Strong corporate earnings led Wall Street to a 29-month closing high for a second day on Thursday, but another run of big gains may be harder to achieve.
The Dow and the S&P struggled to advance past major technical levels -- the 12,000 mark for the Dow and 1,300 for the S&P -- but investors see more gains for companies that outperform in their earnings.
Microsoft's stock ended regular trading up 0.3 percent at $28.87.
Other technology stocks, such as Netflix and Qualcomm, supported the Nasdaq, but disappointing results from blue chips AT&T and Procter & Gamble kept the Dow's advance in check.
What's healthy is that companies that come out with good reports are being rewarded and those that are not are getting
punished, said Randall Warren, president at Warren Financial Service in Philadelphia.
The Dow Jones industrial average <.DJI> finished up 4.39 points, or 0.04 percent, at 11,989.83. The Standard & Poor's 500 Index <.SPX> closed up 2.91 points, or 0.22 percent, at 1,299.54. The Nasdaq Composite Index <.IXIC> was up 15.78 points, or 0.58 percent, at 2,755.28.
Movie-rental company Netflix Inc
Dow components AT&T
The market is not viewing everything as being correlated, like it used to before, Warren said.
The S&P 500 faces technical resistance near 1,300, an area where closing and session highs clustered during August 2008. Technical analysts also view 12,000 on the Dow as a possible sell trigger as the blue-chip average approaches nine straight weeks of gains.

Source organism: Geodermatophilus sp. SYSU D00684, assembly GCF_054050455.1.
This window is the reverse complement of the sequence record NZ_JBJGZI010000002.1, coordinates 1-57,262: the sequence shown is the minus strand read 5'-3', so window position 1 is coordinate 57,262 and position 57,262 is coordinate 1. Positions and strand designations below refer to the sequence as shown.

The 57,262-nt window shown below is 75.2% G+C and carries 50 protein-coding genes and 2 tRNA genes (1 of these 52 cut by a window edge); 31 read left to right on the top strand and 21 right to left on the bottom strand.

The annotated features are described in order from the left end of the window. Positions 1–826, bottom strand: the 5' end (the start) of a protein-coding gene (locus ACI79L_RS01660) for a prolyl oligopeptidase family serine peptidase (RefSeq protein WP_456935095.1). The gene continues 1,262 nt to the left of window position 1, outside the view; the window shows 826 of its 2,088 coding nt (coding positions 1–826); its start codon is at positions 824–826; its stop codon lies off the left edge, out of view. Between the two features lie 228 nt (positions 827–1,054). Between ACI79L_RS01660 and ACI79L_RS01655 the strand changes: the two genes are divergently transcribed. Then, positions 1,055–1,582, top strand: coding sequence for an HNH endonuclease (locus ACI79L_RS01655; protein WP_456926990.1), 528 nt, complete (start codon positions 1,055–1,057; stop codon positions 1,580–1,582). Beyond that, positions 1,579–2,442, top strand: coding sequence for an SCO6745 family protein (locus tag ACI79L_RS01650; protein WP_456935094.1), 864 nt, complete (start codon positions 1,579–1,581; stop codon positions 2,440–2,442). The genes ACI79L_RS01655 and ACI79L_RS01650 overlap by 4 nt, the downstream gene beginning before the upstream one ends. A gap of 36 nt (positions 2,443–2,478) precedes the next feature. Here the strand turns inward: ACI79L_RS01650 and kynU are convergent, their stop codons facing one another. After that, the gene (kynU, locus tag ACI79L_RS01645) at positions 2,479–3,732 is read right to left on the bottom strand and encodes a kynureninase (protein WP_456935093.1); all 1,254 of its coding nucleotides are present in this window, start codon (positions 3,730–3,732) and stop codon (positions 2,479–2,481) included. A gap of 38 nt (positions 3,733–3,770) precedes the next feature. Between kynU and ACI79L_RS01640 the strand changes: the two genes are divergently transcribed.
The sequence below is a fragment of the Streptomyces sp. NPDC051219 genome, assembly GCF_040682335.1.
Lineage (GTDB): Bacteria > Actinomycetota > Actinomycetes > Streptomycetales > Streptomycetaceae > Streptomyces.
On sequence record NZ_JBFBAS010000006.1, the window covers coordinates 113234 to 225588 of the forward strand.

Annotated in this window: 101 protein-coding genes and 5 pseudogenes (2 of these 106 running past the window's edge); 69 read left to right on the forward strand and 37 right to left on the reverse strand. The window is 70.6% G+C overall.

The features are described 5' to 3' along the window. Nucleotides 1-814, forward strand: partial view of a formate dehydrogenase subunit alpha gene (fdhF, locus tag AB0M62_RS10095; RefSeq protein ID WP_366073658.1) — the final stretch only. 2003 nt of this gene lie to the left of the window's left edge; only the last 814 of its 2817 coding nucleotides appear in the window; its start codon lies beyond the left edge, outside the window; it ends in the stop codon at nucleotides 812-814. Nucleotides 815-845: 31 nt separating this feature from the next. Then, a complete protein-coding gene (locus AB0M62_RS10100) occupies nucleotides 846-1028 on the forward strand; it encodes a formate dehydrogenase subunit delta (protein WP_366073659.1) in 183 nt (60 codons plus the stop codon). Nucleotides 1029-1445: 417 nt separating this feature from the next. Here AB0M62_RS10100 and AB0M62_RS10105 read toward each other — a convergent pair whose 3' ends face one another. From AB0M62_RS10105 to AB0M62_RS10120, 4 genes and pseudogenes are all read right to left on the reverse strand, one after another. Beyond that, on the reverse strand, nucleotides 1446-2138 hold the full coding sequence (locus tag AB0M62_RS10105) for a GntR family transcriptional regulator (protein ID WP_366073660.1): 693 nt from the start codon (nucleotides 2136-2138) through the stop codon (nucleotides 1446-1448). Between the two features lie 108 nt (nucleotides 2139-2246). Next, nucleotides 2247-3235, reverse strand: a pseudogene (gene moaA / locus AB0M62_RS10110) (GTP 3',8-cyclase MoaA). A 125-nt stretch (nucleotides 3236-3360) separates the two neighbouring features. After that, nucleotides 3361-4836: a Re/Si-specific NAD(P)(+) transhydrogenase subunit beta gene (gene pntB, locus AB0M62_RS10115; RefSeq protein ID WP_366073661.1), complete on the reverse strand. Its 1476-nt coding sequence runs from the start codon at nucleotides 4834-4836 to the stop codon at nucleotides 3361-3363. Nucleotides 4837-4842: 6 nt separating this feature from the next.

The S&P has risen 2 percent since the start of the earnings season and is up 23.7 percent since September 1. Various technical measures indicate the market may be overstretched.
Larry McMillan, president of McMillan Analysis Corp said in a report the trend for the S&P is to the upside.
The fact that VIX is mostly going sideways is bullish; it would have to break out to the upside to create a bearish scenario, McMillan said.
The CBOE Volatility index <.VIX>, Wall Street's so-called fear gauge, fell 2.8 percent to 16.17.
Thomson Reuters data showed 71 percent of the S&P 500 companies that have reported earnings so far have beaten estimates.
Weekly initial jobless claims surged to the highest level since late October while factory orders fell unexpectedly in December, the government said.
Trading volume was 7.6 billion shares on the New York Stock Exchange, the American Stock Exchange and Nasdaq, down from last year's estimated daily average of 8.47 billion shares.
Advancing stocks outnumbered declining ones on the NYSE by 1,673 to 1,312. On the Nasdaq, advancers beat decliners by 1,348 to 1,284.
(Additional reporting by Doris Frankel; Editing by Kenneth Barry)